n 2006, Robert D. Gibson was awarded pharmacy’s highest honor, the Remington Medal, making him the first African-American to receive it. Gibson’s career as an educator at the University of California, San Francisco, was hallmarked by his efforts to gain inclusion for all minorities.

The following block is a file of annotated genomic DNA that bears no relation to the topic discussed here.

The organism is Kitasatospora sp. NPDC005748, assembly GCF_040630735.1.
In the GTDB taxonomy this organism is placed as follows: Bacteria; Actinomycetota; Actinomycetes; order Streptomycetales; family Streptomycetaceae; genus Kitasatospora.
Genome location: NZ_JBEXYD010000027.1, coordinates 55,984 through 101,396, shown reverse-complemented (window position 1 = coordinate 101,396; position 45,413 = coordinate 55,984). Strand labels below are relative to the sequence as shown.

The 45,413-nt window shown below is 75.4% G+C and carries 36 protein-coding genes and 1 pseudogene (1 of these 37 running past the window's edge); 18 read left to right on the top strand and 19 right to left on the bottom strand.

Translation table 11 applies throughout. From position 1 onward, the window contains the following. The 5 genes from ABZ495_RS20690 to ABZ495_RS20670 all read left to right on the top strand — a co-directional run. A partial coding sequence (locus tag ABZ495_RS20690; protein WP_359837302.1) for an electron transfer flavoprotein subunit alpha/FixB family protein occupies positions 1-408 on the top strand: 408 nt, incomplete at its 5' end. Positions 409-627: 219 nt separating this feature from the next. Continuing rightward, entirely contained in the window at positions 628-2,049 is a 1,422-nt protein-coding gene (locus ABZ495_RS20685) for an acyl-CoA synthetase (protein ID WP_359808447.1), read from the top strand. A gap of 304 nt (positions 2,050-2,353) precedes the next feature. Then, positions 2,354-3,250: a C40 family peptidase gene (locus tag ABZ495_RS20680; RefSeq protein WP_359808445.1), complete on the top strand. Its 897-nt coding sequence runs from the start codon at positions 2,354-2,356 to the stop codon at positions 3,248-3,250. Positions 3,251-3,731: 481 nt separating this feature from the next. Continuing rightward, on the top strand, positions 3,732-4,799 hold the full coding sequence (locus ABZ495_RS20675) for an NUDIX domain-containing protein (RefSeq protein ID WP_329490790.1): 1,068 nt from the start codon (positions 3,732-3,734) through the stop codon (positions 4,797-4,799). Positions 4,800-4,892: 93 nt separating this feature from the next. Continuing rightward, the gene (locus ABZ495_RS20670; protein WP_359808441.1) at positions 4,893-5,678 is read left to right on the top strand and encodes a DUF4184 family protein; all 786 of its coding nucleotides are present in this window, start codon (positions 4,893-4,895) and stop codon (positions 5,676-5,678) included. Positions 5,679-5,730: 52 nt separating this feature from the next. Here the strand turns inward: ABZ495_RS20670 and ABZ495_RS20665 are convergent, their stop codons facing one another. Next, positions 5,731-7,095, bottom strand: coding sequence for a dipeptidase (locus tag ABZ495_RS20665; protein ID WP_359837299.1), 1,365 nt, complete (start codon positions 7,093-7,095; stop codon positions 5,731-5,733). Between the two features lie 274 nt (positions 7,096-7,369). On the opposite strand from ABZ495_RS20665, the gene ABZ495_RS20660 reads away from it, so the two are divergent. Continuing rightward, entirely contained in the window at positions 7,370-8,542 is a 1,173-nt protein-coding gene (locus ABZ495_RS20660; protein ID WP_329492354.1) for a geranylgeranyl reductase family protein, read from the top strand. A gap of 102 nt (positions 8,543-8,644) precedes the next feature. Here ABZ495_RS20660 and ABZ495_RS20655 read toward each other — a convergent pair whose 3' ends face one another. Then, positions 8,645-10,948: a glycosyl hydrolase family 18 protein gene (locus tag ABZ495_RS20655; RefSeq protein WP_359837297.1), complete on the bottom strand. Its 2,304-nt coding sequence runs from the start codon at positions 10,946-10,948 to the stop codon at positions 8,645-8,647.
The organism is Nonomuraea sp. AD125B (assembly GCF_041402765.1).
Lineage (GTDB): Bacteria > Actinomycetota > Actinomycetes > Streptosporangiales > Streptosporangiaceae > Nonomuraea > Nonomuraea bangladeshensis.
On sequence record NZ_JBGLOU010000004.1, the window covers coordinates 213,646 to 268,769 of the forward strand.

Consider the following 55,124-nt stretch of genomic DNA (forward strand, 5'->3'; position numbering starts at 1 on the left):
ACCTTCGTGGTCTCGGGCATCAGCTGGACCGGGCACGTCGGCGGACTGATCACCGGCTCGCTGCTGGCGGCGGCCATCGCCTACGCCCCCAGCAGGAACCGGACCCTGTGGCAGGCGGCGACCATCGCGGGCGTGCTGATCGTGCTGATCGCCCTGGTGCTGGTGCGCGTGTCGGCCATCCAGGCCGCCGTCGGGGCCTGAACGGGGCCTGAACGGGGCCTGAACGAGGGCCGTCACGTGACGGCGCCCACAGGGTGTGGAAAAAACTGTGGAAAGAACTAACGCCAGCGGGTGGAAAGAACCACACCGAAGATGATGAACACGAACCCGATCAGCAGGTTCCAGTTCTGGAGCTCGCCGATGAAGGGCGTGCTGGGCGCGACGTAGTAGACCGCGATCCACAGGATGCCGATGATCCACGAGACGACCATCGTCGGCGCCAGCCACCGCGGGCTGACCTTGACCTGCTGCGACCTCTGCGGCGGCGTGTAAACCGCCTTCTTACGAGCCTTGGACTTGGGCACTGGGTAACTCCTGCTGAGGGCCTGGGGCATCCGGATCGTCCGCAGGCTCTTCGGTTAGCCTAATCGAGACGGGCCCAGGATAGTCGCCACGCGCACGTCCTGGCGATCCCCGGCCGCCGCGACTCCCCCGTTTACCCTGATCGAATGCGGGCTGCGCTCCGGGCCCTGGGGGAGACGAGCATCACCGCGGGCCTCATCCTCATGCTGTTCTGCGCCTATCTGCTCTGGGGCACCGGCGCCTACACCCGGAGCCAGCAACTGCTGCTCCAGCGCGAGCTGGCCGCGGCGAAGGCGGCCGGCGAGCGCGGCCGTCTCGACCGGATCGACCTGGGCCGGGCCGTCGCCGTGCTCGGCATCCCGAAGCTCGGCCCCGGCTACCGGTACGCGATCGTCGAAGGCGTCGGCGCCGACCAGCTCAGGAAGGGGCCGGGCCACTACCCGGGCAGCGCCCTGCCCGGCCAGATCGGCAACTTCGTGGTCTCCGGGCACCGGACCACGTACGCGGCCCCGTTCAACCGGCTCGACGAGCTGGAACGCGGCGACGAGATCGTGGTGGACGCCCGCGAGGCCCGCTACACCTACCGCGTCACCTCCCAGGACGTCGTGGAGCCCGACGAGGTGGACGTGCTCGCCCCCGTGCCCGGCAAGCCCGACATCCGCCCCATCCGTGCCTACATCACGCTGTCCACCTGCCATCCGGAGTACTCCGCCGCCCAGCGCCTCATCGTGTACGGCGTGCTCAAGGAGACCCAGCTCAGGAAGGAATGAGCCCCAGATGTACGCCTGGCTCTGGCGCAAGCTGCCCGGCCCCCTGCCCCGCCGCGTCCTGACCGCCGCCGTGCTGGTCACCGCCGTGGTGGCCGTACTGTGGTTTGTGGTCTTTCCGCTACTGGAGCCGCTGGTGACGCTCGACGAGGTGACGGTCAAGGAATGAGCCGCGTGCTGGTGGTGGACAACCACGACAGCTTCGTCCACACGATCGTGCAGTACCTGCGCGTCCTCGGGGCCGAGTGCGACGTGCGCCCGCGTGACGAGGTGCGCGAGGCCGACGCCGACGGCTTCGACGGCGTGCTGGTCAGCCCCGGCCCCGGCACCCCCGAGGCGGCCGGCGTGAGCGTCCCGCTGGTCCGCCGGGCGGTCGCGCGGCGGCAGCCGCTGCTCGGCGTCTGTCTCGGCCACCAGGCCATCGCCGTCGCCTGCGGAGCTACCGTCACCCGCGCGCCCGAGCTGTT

While Gibson was a Fulbright Scholar from 1955 through 1957, he worked with graduate students in pharmaceutical chemistry at the College of Pharmacy at Cairo University. In addition to his academic efforts, Gibson was elected the president of the American Association of Colleges of Pharmacy in 1984 to 1985 and as president of the APhA from 2000 to 2001. In his Remington address, Gibson said his ancestors were slaves, Cherokee Indian, Creole and Jewish, a fitting recognition of his message of inclusion and dignity.
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